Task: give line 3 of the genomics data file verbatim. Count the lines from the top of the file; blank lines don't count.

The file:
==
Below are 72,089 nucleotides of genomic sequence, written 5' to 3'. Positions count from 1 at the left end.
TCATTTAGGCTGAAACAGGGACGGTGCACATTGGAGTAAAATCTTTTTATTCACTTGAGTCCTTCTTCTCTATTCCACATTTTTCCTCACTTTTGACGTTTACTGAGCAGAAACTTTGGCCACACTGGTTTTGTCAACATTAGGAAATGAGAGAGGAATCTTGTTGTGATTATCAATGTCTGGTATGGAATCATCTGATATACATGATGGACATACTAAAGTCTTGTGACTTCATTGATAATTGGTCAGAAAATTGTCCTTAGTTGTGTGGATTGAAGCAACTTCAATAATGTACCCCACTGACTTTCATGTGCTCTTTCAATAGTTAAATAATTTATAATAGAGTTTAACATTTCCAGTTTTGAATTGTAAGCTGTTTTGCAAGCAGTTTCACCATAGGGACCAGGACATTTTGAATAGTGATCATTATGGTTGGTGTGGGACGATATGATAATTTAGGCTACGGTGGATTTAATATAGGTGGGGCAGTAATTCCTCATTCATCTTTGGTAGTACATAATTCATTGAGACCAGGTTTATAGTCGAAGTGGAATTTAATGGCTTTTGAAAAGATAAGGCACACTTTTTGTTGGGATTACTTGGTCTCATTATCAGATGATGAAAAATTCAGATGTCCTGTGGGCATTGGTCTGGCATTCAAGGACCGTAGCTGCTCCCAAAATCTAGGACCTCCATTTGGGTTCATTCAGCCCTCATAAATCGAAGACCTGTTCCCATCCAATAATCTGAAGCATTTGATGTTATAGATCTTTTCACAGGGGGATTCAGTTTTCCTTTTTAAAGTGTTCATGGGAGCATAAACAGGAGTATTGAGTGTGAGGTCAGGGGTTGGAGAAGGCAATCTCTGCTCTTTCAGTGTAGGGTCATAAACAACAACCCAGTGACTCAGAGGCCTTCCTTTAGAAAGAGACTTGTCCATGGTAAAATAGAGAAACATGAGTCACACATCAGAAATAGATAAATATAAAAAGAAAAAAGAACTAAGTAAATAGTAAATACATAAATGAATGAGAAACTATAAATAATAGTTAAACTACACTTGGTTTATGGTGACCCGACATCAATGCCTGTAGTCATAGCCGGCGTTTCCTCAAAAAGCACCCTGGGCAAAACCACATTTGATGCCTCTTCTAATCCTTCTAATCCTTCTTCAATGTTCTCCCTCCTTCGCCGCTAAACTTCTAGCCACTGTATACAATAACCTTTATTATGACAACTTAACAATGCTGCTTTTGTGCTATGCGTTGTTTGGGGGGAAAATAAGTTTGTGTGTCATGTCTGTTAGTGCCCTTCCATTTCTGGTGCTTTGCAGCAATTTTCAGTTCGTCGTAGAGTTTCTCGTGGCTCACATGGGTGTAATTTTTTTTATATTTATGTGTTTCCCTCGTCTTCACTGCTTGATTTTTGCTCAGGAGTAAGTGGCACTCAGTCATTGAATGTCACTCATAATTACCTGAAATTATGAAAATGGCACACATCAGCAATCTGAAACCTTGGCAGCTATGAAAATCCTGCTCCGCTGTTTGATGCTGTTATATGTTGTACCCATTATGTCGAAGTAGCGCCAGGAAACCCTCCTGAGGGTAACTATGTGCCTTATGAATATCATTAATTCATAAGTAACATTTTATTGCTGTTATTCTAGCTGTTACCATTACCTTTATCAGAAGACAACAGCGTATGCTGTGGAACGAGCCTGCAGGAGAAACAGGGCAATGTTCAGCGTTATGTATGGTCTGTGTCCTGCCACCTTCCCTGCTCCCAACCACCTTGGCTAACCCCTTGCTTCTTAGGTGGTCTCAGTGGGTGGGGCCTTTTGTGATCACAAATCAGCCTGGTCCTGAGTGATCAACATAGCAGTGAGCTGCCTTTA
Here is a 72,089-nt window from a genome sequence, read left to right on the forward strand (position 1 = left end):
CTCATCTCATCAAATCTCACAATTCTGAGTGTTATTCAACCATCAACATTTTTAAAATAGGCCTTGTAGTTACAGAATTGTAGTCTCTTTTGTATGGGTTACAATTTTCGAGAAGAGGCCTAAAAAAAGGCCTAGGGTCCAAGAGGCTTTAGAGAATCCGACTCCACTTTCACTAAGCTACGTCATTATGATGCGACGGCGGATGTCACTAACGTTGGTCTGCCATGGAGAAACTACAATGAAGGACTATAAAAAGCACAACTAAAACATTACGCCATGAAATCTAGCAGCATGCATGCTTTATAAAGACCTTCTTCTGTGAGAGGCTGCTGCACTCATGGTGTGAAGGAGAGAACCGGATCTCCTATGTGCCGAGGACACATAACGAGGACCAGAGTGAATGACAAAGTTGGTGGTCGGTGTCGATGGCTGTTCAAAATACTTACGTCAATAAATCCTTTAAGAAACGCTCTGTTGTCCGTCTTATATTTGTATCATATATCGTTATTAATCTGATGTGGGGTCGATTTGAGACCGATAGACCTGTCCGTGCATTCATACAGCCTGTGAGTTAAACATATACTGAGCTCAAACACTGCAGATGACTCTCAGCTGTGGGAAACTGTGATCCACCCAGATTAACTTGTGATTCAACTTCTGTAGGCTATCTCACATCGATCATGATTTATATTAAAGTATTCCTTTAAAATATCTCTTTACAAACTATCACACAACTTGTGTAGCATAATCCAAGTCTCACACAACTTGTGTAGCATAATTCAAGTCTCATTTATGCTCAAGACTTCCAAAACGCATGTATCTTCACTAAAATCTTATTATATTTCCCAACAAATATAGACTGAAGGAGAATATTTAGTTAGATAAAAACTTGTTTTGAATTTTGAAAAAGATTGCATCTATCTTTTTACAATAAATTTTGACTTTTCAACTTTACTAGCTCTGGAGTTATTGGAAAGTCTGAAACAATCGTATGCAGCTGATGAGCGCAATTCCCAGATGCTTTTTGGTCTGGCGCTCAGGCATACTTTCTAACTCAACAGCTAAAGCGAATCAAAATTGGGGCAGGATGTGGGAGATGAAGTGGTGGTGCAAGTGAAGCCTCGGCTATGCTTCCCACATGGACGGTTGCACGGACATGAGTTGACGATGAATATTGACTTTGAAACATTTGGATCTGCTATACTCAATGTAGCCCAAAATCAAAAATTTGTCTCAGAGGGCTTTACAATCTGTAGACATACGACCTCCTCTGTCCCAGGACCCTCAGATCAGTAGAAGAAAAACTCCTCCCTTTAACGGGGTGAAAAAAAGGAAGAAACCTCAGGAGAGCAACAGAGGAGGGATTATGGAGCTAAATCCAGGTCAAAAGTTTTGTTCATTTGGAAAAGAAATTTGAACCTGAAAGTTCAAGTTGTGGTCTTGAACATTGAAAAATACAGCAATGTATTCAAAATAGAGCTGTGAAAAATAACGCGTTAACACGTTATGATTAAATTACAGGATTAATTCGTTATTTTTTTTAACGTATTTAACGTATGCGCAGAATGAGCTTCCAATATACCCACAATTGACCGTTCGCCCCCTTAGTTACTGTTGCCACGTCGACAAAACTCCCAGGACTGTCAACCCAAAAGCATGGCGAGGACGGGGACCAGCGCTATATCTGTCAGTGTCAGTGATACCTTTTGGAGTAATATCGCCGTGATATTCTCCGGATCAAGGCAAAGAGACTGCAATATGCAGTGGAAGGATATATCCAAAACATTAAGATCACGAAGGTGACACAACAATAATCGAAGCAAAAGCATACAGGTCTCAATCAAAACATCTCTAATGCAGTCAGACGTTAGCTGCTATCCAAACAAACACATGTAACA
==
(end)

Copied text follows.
Here is a 72,089-nt window from a genome sequence, read left to right on the forward strand (position 1 = left end):